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From waves of plastic to inspiring art

Rob Arnold. Artist, inspiration and Litter Hero.

“My motivation for litter picking is to prevent the real harm done to wildlife, particularly marine life, through ingestion of plastics or entanglement.”

 

People have different reasons for making a difference, for Cornish artist Rob Arnold, his moment of revelation was seeing a short film clip about the Albatross on the island of Midway.
 

Video: Chris Jordan's ALBATROSS film trailer from chris jordan photographic arts on Vimeo

 

“It's incredible that Midway Island is in the middle of the Pacific Ocean over 1000 miles from the nearest continent yet it's being polluted by human litter.”

“This film had a profound effect on me… I saw the Albatross as the canary in the coalmine if you like. It's a crying shame that we have to sacrifice this noble bird before we wake up to the problem we have created. This struck me that it was a worldwide human-created problem.”

 

Around the same time, Rob met the organiser of a local beach cleaning and campaigning group, Rame Penisula BeachCare. He was inspired to share his feelings about the Medway Albatross by creating a picture for the group’s art event, ‘Washed Ashore’, raising awareness of plastic pollution.

Rob has since become an active member of the group, helping with their campaigning and organised beach cleans.

In 2016 Rob discovered a particularly badly littered Cornish cove, a capture point for drifting and sunken litter. Too remote and with hazardous tides, this cove was unsuitable for organised beach cleans, so Rob decided to clean this beach himself.

Focusing on plastic bottles (and their fragments), between tides over four days Rob cleared around 1,500 bottles from this single cove. He’s collected more than 500 additional bottles since.

Rob’s sculptures are an integral part of his beach cleans – often inspired by, and made of, the things he picks up.

“I like to think my sculptures will raise awareness of pollution, encourage people to reduce plastic use and dispose of it responsibly. Plastic is now a serious pollutant.  We must recognise this and make changes in our attitude to it.”

 

For the Great British Spring Clean, Rob will be taking to the county’s roads, not its beaches.“Road litter is a real problem, bottles and packaging thrown from car windows get cut up into shreds by grass cutters and then gets washed down the storm drains. From there it goes into the nearest stream or river and then on it's journey to the sea.”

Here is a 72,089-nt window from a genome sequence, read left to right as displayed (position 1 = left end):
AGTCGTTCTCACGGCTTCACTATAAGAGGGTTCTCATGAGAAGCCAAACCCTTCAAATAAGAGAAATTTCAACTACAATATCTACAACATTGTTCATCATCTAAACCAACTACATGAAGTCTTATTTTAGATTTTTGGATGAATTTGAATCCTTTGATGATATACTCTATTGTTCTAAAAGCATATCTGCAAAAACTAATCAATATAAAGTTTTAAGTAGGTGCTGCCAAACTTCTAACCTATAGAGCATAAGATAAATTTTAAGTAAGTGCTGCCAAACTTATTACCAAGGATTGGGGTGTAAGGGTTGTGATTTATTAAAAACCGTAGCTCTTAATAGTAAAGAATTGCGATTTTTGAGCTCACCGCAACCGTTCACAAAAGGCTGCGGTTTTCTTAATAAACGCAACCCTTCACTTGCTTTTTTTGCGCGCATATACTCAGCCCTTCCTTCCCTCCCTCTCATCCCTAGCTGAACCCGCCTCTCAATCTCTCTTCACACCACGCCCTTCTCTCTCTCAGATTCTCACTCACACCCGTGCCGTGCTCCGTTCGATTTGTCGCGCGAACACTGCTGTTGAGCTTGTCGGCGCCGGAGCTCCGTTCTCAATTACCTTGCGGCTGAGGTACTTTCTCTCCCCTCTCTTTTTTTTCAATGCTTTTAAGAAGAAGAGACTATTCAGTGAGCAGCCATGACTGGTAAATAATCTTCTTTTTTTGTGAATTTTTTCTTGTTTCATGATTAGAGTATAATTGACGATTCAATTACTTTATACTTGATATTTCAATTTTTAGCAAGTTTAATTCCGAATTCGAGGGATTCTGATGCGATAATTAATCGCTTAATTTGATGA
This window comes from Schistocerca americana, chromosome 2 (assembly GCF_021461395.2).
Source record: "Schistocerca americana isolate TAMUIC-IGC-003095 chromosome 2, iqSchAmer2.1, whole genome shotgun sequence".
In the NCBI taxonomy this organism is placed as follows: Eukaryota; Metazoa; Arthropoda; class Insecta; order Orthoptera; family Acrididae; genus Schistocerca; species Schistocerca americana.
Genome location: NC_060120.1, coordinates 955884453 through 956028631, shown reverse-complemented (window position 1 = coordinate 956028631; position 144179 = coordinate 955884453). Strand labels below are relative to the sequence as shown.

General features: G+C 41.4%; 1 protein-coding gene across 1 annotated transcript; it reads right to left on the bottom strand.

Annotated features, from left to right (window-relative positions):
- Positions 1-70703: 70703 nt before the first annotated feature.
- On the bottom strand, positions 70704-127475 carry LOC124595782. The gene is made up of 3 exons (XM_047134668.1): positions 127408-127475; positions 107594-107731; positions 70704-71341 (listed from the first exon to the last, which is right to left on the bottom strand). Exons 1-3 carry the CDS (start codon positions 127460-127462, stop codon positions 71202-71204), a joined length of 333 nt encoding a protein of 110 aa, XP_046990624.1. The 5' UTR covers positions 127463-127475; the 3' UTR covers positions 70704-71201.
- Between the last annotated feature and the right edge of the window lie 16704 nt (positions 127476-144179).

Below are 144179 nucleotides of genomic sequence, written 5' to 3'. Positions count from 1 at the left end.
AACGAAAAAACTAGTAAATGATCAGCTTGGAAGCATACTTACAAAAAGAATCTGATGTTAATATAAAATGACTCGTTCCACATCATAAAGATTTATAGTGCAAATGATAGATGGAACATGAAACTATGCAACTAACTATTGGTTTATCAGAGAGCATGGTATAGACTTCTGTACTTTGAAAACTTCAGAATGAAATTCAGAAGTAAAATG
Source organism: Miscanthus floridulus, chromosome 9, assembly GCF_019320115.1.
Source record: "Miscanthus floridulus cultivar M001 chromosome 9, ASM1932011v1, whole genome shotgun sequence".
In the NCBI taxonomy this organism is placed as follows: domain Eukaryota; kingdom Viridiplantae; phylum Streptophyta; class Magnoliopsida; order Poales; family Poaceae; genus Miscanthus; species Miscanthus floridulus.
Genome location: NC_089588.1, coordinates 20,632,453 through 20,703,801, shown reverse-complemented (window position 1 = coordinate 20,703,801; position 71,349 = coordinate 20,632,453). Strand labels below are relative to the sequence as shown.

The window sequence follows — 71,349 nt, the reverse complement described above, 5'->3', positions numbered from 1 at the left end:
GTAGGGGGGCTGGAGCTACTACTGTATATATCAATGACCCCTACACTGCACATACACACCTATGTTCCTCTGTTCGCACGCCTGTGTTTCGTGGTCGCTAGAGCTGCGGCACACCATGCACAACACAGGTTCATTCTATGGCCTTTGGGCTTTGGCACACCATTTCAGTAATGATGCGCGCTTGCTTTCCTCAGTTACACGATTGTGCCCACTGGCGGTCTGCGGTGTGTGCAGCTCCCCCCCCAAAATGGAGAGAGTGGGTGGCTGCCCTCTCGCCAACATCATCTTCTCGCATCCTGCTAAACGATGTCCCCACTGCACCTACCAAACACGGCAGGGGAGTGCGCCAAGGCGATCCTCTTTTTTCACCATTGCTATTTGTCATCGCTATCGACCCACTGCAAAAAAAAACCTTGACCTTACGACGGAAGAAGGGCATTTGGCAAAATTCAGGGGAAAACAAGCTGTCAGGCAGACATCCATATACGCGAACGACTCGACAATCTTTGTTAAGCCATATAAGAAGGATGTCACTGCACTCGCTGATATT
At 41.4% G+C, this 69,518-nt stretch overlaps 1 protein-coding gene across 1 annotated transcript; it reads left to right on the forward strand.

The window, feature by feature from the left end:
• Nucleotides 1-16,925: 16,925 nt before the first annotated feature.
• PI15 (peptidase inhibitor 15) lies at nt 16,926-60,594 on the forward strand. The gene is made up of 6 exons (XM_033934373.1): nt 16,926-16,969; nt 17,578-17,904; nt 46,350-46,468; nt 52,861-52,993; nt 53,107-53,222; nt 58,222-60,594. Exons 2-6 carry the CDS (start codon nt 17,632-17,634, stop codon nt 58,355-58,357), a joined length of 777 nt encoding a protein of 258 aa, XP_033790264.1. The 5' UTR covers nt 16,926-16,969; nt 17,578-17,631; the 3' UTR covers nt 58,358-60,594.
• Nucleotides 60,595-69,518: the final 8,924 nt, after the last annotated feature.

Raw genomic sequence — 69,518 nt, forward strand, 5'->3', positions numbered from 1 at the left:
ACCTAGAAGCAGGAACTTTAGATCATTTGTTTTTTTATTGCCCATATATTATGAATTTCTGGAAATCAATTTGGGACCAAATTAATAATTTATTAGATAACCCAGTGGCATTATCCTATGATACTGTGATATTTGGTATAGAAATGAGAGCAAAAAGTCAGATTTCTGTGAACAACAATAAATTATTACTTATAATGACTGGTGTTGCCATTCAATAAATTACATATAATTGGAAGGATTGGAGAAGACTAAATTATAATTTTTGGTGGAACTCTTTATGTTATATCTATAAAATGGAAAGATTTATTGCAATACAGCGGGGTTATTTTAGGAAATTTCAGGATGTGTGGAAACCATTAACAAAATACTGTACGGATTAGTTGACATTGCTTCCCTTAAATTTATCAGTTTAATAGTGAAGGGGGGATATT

Rob’s mission is to prevent harm to wildlife and “raise awareness of pollution, encourage people to reduce plastic use and dispose of it responsibly.”

In his mission, the thing he’s most proud of is his Moai, Easter Island Head sculpture (pictured). The sculpture, called ‘A Lesson from History’,  was created from plastic fragments collected from the beach. His inspiration comes from the fact that the ancient inhabitants of Easter Island are thought to have cut down all the island’s trees, causing an environmental disaster leading to water and food shortages and the eventual collapse of their civilization… a chilling lesson from history and just as relevant today.

It was first shown last year at the Royal Geographical Society in London, supporting an event with a marine plastic pollution theme and widely shared online, “the image will have made thousands of people stop and question what we are doing to our world.”

We are sure Rob’s words and his story will be a real wake up call to anyone who hears them. A true Litter Hero, his stunning sculptures inspire us all to make positive changes for a better planet.

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